The most Striking Theorem in Real Analysis

Lebesgue’s Theorem (see below) has been called one of the most striking theorems in real analysis. Indeed it is a very surprising result.

Lebesgue’s Theorem (Monotone functions)

If the function f is monotone on the open interval (a,b), then it is differentiable almost everywhere on (a,b).

Absolutely Continuous Functions

Definition

A real-valued function f on a closed, bounded interval [a,b] is said to be absolutely continuous on [a,b] provided for each \epsilon>0, there is a \delta>0 such that for every finite disjoint collection \{(a_k,b_k)\}_{k=1}^n of open intervals in (a,b), if \displaystyle \sum_{k=1}^n(b_k-a_k)<\delta, then \displaystyle \sum_{k=1}^n|f(b_k)-f(a_k)|<\epsilon.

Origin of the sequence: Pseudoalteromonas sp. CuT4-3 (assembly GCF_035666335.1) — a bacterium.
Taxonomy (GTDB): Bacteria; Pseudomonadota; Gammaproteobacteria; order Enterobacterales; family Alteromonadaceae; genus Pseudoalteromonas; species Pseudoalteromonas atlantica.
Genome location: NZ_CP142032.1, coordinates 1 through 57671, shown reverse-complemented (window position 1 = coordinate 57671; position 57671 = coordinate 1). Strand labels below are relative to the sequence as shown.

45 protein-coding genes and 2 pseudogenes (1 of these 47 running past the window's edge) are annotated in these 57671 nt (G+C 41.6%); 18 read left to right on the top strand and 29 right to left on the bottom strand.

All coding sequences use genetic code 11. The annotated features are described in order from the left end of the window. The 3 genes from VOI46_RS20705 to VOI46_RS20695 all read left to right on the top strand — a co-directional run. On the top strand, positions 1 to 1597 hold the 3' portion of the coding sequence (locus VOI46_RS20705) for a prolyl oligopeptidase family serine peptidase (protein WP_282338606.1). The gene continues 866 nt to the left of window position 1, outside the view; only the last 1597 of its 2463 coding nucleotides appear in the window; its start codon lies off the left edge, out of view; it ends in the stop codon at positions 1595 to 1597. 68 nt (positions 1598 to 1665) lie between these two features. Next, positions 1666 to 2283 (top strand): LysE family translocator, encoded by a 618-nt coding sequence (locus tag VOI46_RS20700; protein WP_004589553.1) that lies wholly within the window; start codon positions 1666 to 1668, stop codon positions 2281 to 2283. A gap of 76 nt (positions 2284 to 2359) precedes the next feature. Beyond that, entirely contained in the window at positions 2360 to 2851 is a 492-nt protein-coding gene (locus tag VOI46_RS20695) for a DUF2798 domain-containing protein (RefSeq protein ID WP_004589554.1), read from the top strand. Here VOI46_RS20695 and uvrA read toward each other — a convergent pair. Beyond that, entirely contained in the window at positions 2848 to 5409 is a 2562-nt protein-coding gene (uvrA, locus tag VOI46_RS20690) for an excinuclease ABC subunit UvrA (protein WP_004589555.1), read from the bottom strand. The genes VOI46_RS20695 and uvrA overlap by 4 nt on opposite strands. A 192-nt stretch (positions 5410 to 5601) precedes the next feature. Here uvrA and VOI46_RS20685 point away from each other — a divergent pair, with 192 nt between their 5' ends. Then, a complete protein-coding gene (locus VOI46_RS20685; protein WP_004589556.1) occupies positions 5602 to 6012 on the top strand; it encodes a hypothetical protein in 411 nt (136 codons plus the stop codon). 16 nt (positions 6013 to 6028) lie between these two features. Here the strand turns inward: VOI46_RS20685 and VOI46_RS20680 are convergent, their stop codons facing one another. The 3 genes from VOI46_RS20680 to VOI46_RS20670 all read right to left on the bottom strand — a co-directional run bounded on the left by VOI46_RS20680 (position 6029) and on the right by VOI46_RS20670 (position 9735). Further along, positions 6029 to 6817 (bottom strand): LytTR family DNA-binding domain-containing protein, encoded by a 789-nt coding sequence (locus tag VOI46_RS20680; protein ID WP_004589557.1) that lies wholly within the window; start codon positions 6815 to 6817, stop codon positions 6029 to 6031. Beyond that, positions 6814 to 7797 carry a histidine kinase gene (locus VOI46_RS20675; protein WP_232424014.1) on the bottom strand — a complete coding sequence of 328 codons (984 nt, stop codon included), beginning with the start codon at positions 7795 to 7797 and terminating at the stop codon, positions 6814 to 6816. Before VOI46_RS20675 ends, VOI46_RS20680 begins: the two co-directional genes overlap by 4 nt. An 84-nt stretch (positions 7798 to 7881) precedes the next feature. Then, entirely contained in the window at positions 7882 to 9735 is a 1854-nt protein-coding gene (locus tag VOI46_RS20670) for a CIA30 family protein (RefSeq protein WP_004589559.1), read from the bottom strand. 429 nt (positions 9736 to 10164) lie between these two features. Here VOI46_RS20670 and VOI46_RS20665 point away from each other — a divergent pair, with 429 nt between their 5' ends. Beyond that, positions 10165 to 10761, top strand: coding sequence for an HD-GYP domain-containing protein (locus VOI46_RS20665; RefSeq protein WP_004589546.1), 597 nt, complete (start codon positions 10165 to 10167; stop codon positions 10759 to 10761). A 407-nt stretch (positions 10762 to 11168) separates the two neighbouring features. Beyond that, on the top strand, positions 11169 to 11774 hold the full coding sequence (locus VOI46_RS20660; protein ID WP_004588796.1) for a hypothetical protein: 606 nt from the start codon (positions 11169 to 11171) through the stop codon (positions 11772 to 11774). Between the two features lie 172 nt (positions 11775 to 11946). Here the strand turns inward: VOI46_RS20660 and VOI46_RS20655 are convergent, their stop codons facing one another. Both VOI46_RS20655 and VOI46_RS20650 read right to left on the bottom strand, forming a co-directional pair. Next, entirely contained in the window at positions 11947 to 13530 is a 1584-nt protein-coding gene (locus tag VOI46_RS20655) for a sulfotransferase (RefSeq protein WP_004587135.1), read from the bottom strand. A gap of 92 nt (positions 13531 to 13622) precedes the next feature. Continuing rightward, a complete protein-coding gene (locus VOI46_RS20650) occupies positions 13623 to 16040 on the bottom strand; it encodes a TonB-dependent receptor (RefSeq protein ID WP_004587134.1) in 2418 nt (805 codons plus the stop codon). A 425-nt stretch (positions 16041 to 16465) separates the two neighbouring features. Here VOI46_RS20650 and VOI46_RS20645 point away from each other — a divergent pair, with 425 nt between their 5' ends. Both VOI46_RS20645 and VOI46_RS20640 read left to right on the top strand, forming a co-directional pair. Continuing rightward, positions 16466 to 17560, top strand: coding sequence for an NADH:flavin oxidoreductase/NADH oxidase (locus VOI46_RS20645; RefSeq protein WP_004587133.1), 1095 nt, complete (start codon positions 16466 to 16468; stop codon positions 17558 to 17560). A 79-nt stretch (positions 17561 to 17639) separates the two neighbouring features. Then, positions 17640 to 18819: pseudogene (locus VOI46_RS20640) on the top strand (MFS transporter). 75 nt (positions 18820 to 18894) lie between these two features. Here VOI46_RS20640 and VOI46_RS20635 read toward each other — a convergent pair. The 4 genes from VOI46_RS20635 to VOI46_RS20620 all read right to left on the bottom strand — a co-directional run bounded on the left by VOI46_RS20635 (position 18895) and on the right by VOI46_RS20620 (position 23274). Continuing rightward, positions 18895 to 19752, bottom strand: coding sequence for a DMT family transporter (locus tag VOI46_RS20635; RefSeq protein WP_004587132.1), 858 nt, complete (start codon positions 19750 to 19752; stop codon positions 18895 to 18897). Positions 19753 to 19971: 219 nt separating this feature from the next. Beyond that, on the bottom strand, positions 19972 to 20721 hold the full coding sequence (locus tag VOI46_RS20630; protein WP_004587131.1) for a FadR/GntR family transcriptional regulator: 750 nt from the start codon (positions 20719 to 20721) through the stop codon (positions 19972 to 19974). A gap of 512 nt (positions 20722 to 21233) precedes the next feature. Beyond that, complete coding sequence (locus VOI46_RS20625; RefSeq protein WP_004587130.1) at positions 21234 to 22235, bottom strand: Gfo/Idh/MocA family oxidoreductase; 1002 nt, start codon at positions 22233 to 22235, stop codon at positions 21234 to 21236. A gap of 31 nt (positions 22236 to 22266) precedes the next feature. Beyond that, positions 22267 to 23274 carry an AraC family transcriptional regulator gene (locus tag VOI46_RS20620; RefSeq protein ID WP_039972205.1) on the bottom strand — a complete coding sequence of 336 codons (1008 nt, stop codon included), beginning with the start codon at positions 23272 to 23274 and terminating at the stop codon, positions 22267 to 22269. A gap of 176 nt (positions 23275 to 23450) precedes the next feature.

Equivalent Conditions

The following conditions on a real-valued function f on a compact interval [a,b] are equivalent:
(i) f is absolutely continuous;

(ii) f has a derivative f' almost everywhere, the derivative is Lebesgue integrable, and \displaystyle f(x)=f(a)+\int_a^x f'(t)\,dt for all x on [a,b];

(iii) there exists a Lebesgue integrable function g on [a,b] such that \displaystyle f(x)=f(a)+\int_a^x g(t)\,dt for all x on [a,b].

Equivalence between (i) and (iii) is known as the Fundamental Theorem of Lebesgue integral calculus.

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One Response to The most Striking Theorem in Real Analysis

  1. Pingback: The most Striking Theorem in Real Analysis — Singapore Maths Tuition | Mathpresso

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